? MICHAELS GETS HOOPY
In a 28-year network career, in which he hag called the World Series, the U.S. hockey miracle of 1980 and, of course, the NFL (he's done Monday Night Football for 18 years), Al Michaels had never called an NBA game until Christmas Day, when he debuted as ABC's lead announcer next to analyst Doc Rivers. "There was trepidation about not having followed the league the way a broadcaster who had been involved in the league would have," says Michaels. "I understand people will say, 'What is he doing there?' if I don't live up to a certain level." Michaels, who said he "filled up his TiVo" with NBA games to prepare and sought advice from NBA voice Marv Albert about getting used to basketball's rhythm, acquitted himself well. He and Rivers—who established himself as an insightful observer in a 1996-99 stint with Turner Sports—had a chemistry that ABC's team of Brad Nessler, Bill Walton and Tom Tolbert lacked last year. The pair will work five more regular-season games and some playoff games before the NBA Finals.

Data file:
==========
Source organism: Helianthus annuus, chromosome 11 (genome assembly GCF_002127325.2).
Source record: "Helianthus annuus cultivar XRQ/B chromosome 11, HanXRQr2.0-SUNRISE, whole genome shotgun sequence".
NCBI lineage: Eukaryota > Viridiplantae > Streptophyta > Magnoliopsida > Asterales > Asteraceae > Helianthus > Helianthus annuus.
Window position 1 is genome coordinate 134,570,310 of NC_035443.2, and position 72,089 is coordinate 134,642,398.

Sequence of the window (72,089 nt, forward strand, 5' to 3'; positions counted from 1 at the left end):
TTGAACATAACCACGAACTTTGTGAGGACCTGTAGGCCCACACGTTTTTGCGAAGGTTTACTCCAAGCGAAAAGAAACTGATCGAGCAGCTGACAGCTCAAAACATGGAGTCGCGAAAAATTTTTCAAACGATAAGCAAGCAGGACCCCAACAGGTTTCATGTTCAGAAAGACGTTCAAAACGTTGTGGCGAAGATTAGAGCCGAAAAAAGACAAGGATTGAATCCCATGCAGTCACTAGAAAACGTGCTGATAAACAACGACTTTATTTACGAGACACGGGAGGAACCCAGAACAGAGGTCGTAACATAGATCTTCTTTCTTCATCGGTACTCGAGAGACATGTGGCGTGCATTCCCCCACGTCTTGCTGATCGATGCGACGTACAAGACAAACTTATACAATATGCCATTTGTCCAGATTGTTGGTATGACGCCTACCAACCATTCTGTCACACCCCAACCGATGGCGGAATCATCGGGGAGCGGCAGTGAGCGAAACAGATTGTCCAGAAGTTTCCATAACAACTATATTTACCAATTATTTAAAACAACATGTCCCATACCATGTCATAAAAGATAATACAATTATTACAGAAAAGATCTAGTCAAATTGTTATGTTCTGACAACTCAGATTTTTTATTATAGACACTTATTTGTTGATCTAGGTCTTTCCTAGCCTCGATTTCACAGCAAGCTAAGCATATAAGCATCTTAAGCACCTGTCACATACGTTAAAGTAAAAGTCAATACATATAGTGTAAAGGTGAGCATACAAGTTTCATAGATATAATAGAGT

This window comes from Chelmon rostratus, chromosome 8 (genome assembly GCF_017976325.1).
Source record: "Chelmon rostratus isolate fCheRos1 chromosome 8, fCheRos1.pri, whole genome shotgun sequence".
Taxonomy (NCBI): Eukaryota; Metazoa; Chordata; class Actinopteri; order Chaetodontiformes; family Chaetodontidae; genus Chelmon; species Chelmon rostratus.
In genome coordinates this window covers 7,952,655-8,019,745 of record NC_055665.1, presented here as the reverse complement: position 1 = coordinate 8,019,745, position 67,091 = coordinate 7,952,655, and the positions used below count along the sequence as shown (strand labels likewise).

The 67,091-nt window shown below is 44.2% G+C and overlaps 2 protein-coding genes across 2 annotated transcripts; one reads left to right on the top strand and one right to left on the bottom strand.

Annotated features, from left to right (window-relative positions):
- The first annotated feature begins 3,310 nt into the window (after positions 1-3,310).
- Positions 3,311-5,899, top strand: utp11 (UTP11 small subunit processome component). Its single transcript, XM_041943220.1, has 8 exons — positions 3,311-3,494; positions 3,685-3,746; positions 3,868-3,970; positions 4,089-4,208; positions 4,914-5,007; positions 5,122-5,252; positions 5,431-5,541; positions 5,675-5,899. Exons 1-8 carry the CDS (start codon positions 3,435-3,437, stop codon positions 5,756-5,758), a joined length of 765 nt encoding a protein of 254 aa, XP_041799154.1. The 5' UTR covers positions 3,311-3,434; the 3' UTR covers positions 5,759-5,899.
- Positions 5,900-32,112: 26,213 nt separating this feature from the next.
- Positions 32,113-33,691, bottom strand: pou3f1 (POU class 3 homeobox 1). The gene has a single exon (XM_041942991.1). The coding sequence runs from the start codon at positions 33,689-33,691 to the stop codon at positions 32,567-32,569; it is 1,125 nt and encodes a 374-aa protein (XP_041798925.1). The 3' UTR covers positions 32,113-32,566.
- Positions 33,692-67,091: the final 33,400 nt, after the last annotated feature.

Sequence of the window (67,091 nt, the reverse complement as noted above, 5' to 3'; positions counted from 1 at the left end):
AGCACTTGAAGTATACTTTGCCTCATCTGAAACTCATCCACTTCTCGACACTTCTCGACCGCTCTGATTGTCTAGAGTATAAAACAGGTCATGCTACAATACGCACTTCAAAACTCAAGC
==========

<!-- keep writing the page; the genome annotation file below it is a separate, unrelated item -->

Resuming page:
?DEPORTES, TODO EL DIA
ESPN Deportes, the first 24-hour Spanish-language sports network in the U.S., was set to launch this week. The network will rely on ESPN's programming deals with U.S. sports leagues to show more than 200 live events this year, including the four major sports and UEFA Champions League soccer. Deportes will initially be seen in just a few TV markets, including L.A. and San Antonio, but general manager Lino Garcia expects the network to be in the top 20 U.S. markets by the end of 2004. The nightly 30-minute SportsCenter Will resemble the English-language version but will focus on Latino athletes. (The anchors will work out of Mexico City.) Starting this month Deportes will also air games from the Liga del Pacifico, Mexico's winter league baseball.